Combination use of Beck Depression Inventory and two-question case-finding instrument as a screening tool for depression in the workplace — Adachi et al. 2 (3) — BMJ Open.
This article is available freely via Open Access. Please click on the above link to view it fully.
Objectives The present study aimed to validate screening tools that could be used to identify depression among workers.
Design Diagnostic test study.
Settings Workers from three Japanese companies agreed to participate.
Participants Recruitment for the group 1 occurred between January 2001 and February 2004, and 89 participants (81 men and 8 women with a mean age of 38.4±6.6 years) (98.8%) took part in the study. Recruitment for the group 2 occurred between July 2000 and February 2004, and 1500 participants (1408 men and 92 women with a mean age of 40.9±7.2 years) (94.2%) took part in the study. Demographic data are shown in supplementary table 1.
Interventions Primary and secondary outcome measures: the Beck Depression Inventory (BDI) and a two-question case-finding instrument (TQI) were administered to 89 workers and Mini-International Neuropsychiatric Interview was conducted to verify the diagnosis of depression. A second group of 1500 workers completed the BDI and TQI to detect possible sample bias for the distribution of depression. Specificity, sensitivity and positive predictive value were calculated in order to obtain the optimal cut-off scores for BDI and TQI and receiver operating characteristic curves, and Youden Index were applied to further refine the optimal cut-off scores.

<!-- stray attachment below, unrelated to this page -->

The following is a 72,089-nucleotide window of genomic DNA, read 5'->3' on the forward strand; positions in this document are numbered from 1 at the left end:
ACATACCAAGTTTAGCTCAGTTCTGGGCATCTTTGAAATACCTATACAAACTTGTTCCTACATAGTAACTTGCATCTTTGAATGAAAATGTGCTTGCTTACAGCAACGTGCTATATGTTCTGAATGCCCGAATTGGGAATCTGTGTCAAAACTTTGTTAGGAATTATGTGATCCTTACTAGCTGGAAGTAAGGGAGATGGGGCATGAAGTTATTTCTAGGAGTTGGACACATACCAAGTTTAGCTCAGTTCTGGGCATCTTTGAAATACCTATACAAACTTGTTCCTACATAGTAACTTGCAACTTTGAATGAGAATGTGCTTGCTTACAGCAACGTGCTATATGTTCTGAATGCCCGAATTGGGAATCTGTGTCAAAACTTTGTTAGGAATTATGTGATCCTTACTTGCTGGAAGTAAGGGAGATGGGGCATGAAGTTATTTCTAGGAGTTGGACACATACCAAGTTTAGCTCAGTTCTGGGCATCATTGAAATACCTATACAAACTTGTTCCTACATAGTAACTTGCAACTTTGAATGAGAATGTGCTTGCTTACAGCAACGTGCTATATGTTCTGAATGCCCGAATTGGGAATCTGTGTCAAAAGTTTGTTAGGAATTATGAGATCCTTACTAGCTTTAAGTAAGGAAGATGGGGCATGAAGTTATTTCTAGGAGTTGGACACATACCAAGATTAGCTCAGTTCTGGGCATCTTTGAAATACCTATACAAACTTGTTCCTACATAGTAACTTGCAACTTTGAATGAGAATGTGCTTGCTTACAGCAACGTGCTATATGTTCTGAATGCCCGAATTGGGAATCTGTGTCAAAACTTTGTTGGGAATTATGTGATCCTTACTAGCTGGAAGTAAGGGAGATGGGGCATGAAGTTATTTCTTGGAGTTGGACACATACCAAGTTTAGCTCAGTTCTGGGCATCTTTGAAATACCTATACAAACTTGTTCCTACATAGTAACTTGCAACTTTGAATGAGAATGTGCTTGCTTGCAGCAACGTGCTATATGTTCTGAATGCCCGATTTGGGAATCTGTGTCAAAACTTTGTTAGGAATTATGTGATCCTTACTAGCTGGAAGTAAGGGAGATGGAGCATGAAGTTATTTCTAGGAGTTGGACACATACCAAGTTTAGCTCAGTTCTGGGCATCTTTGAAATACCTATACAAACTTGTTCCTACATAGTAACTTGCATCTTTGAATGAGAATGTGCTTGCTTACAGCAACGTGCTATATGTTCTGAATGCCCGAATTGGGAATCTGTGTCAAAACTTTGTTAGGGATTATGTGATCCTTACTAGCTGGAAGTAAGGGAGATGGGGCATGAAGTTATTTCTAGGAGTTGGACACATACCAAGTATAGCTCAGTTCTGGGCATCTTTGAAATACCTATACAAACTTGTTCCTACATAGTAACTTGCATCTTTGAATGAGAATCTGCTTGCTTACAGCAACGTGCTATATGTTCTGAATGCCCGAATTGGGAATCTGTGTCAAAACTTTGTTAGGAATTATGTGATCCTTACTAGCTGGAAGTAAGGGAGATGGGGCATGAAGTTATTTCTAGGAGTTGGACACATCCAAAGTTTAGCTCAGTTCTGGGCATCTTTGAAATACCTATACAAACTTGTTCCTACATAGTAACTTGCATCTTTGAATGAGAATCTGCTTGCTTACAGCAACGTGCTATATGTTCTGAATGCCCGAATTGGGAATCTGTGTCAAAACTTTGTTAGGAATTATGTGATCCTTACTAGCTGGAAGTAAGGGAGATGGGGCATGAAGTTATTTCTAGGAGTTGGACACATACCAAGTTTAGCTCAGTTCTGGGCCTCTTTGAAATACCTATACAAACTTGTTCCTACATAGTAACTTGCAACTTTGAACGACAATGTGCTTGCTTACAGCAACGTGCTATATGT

Results When paired together, BDI score ≥10 and TQI score of 2 adequately identified workers who had major depressive disorder and those who had other psychiatric disorders that are frequently comorbid with major depressive disorder.
Conclusions The combination of BDI score ≥10 and TQI score of 2 can adequately screen for current and potential cases of depression among workers. Furthermore, BDI and TQI offer the advantage of being relatively easy to administer to a large number of workers. Early detection of depression could improve treatment outcomes and decrease economic burden.